Friday, April 3, 2015

Even Kids With Chicken Pox - Passover Potato Cauliflower Farfel Stuffing

Thursday, Day 22 - If you've ever seen the movie "Demolition Man", you will understand when I state that the very worst of all ear worms come from childhood commercials.  The irony, by the way, is that all those kids with chicken pox who liked Armour hot dogs are now living in fear of coming down with shingles.  I know I am, and I only ate Hebrew National hot dogs as a kid.

One of the cuter commercials periodically invades my brain, if for no other reason that it has to do with chocolate.  Nestle's does not, in my opinion, make the very best chocolate, but circa 1955 they did make the cutest commercials.

Which brings us to Farfel.

No, the other farfel.  Matzo farfel.  Which is matzo that has been broken into uniform sized bits.  Nothing to do with Nestle's or chocolate or canine hand puppets with snapping jaws.  It was matzo farfel that I needed to prepare a proper turkey stuffing for Passover seder, and it was matzo farfel that I could not find in Publix.  With that a fairly major problem, I planned on substituting a cauliflower potato mash-based  stuffing, incorporating the only Passover matzo product I had in the house, which was matzo meal.

Or so I thought.  Turns out that I did have a nice, new, hermetically sealed container of matzo farfel tucked in a safe spot on a different pantry shelf.  So I decided to incorporate both ideas, which resulted in a pretty tasty dish. Along with the potatoes, cauliflower, and matzo farfel, this stuffing includes sautéed onions, celery, garlic, turkey sausage, oven-roasted mushrooms, and a whole lot of seasoning.  The only thing I would change is to reduce the amount of potato and cauliflower to 1 pound each.

1 1/2 pounds petite red potatoes, halved or quartered
1 1/2 pounds cauliflower florets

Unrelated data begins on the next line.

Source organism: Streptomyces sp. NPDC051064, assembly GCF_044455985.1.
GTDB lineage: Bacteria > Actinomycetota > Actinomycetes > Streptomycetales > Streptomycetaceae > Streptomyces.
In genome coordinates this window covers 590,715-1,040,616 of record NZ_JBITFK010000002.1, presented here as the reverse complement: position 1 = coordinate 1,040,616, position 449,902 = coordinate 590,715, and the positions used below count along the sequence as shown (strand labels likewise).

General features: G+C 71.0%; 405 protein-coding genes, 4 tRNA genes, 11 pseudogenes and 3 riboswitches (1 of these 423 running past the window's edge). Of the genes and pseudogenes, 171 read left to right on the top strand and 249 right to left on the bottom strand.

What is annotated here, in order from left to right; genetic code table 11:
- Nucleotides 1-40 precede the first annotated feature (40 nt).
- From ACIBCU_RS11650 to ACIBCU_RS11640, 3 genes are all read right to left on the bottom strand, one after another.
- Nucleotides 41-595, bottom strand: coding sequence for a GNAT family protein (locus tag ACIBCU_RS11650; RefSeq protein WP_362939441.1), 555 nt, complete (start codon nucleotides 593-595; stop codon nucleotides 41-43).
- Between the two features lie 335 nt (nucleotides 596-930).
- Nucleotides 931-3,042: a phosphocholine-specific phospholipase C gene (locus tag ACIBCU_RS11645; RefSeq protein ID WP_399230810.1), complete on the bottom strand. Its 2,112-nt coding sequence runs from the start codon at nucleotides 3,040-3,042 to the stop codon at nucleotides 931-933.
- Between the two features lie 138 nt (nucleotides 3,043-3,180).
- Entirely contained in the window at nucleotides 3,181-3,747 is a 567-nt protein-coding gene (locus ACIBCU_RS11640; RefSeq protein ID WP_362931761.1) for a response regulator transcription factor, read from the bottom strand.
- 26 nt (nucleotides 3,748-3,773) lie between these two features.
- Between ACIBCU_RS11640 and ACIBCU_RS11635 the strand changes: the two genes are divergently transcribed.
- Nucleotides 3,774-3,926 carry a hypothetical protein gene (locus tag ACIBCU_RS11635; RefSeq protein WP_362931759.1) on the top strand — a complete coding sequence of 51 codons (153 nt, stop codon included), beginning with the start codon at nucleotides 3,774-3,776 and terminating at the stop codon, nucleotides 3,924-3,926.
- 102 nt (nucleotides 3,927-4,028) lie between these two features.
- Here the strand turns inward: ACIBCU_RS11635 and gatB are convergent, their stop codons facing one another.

1/2 stick butter
1 tablespoon kosher salt
1/2 tablespoon ground black pepper

Boil the potatoes and cauliflower together for about 20 minutes until tender.  Mash together with the butter, salt, and pepper.  Set aside.

1 pound bulk turkey sausage
2 large onions, chopped
3 large stalks celery, chopped
6 cloves garlic
reserved mushroom stems
2 tablespoons roasted garlic olive oil
2 tablespoons butter
handful of fresh flat leaf parsley, chopped
Spices: Emeril's Essence, kosher salt, black pepper, granulated garlic, ground ginger, dried thyme, dried rosemary, rubbed sage - to taste
1 pound matzo farfel (about 6 cups)
2 cups water
1/2 stick butter

In a large deep skillet heat the olive oil, then add the sausage.  Break it up as you cook it, then add the onions, celery, garlic, mushrooms and 2 tablespoons butter.  Cook everything together until sausage is no longer pink and the onions are tender.  Stir in the spices and the fresh parsley.  Add the water and 1/2 stick butter;  once the butter is melted, add the farfel.  Stir well until the farfel is moistened.

1 pound whole button mushrooms, stems trimmed level with cap.  Reserve stems
3 tablespoons roasted garlic olive oil
kosher salt
ground mixed peppercorns

Preheat oven to 425 degrees.  Add the mushroom caps to a baking dish with the oil, salt, and pepper, stir well.  Turn the caps stem-side down and bake for 30-35 minutes.  Turn over and bake 5 minutes longer.  When the mushrooms are cool enough to handle, cut into quarters.

4 extra large eggs

Preheat oven to 400 degrees. In a very large mixing bowl, combine all the above mixtures.  Taste and re-season generously.  Then add the eggs and mix well by hand.  Turn the stuffing into an aluminum baking dish.  Drizzle the top with a little garlic olive oil. Bake until heated through and crispy on top, one to 1 1/4 hours.  Sprinkle with paprika and parsley flakes, and serve to a deeply appreciative audience.

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